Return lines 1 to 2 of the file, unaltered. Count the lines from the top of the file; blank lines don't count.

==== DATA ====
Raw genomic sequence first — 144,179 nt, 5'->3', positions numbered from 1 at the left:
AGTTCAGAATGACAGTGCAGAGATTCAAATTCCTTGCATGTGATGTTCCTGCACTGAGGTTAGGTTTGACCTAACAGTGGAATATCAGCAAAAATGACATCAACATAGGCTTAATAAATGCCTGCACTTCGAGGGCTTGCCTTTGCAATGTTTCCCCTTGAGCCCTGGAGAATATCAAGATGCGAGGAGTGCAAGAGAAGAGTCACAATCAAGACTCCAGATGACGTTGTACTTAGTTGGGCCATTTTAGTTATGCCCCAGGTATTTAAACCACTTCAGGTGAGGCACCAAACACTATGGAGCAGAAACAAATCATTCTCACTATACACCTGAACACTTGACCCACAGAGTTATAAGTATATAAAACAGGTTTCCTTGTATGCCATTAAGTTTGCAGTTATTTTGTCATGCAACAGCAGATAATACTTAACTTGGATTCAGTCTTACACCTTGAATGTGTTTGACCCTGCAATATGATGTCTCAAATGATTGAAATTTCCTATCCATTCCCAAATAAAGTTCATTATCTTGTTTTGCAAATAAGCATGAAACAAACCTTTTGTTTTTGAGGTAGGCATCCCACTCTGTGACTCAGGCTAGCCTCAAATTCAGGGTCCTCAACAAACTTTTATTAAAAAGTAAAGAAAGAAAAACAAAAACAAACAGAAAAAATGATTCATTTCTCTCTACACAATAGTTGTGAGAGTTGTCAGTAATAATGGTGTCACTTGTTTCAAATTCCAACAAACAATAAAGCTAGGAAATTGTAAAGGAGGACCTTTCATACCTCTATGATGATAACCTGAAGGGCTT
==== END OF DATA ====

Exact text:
Raw genomic sequence first — 144,179 nt, 5'->3', positions numbered from 1 at the left:
AGTTCAGAATGACAGTGCAGAGATTCAAATTCCTTGCATGTGATGTTCCTGCACTGAGGTTAGGTTTGACCTAACAGTGGAATATCAGCAAAAATGACATCAACATAGGCTTAATAAATGCCTGCACTTCGAGGGCTTGCCTTTGCAATGTTTCCCCTTGAGCCCTGGAGAATATCAAGATGCGAGGAGTGCAAGAGAAGAGTCACAATCAAGACTCCAGATGACGTTGTACTTAGTTGGGCCATTTTAGTTATGCCCCAGGTATTTAAACCACTTCAGGTGAGGCACCAAACACTATGGAGCAGAAACAAATCATTCTCACTATACACCTGAACACTTGACCCACAGAGTTATAAGTATATAAAACAGGTTTCCTTGTATGCCATTAAGTTTGCAGTTATTTTGTCATGCAACAGCAGATAATACTTAACTTGGATTCAGTCTTACACCTTGAATGTGTTTGACCCTGCAATATGATGTCTCAAATGATTGAAATTTCCTATCCATTCCCAAATAAAGTTCATTATCTTGTTTTGCAAATAAGCATGAAACAAACCTTTTGTTTTTGAGGTAGGCATCCCACTCTGTGACTCAGGCTAGCCTCAAATTCAGGGTCCTCAACAAACTTTTATTAAAAAGTAAAGAAAGAAAAACAAAAACAAACAGAAAAAATGATTCATTTCTCTCTACACAATAGTTGTGAGAGTTGTCAGTAATAATGGTGTCACTTGTTTCAAATTCCAACAAACAATAAAGCTAGGAAATTGTAAAGGAGGACCTTTCATACCTCTATGATGATAACCTGAAGGGCTT